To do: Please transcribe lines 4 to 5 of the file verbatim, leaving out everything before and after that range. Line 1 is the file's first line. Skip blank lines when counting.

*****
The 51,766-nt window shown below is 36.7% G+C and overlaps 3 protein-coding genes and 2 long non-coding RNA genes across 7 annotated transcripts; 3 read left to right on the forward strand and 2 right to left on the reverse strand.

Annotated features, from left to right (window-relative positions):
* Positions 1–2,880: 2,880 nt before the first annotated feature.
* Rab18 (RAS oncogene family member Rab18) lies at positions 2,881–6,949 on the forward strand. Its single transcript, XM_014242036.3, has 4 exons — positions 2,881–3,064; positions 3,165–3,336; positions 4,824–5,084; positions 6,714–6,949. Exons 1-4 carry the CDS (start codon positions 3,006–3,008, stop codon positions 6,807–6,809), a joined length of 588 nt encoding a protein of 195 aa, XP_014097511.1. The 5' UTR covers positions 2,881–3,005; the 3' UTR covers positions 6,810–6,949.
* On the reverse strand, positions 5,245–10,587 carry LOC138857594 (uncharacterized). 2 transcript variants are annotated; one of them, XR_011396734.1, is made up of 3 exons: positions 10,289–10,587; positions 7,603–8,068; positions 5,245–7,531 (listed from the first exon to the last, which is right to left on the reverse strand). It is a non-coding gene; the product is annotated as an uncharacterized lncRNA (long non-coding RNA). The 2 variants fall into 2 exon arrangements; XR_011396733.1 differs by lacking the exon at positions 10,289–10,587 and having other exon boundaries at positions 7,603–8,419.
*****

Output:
* Rab18 (RAS oncogene family member Rab18) lies at positions 2,881–6,949 on the forward strand. Its single transcript, XM_014242036.3, has 4 exons — positions 2,881–3,064; positions 3,165–3,336; positions 4,824–5,084; positions 6,714–6,949. Exons 1-4 carry the CDS (start codon positions 3,006–3,008, stop codon positions 6,807–6,809), a joined length of 588 nt encoding a protein of 195 aa, XP_014097511.1. The 5' UTR covers positions 2,881–3,005; the 3' UTR covers positions 6,810–6,949.
* On the reverse strand, positions 5,245–10,587 carry LOC138857594 (uncharacterized). 2 transcript variants are annotated; one of them, XR_011396734.1, is made up of 3 exons: positions 10,289–10,587; positions 7,603–8,068; positions 5,245–7,531 (listed from the first exon to the last, which is right to left on the reverse strand). It is a non-coding gene; the product is annotated as an uncharacterized lncRNA (long non-coding RNA). The 2 variants fall into 2 exon arrangements; XR_011396733.1 differs by lacking the exon at positions 10,289–10,587 and having other exon boundaries at positions 7,603–8,419.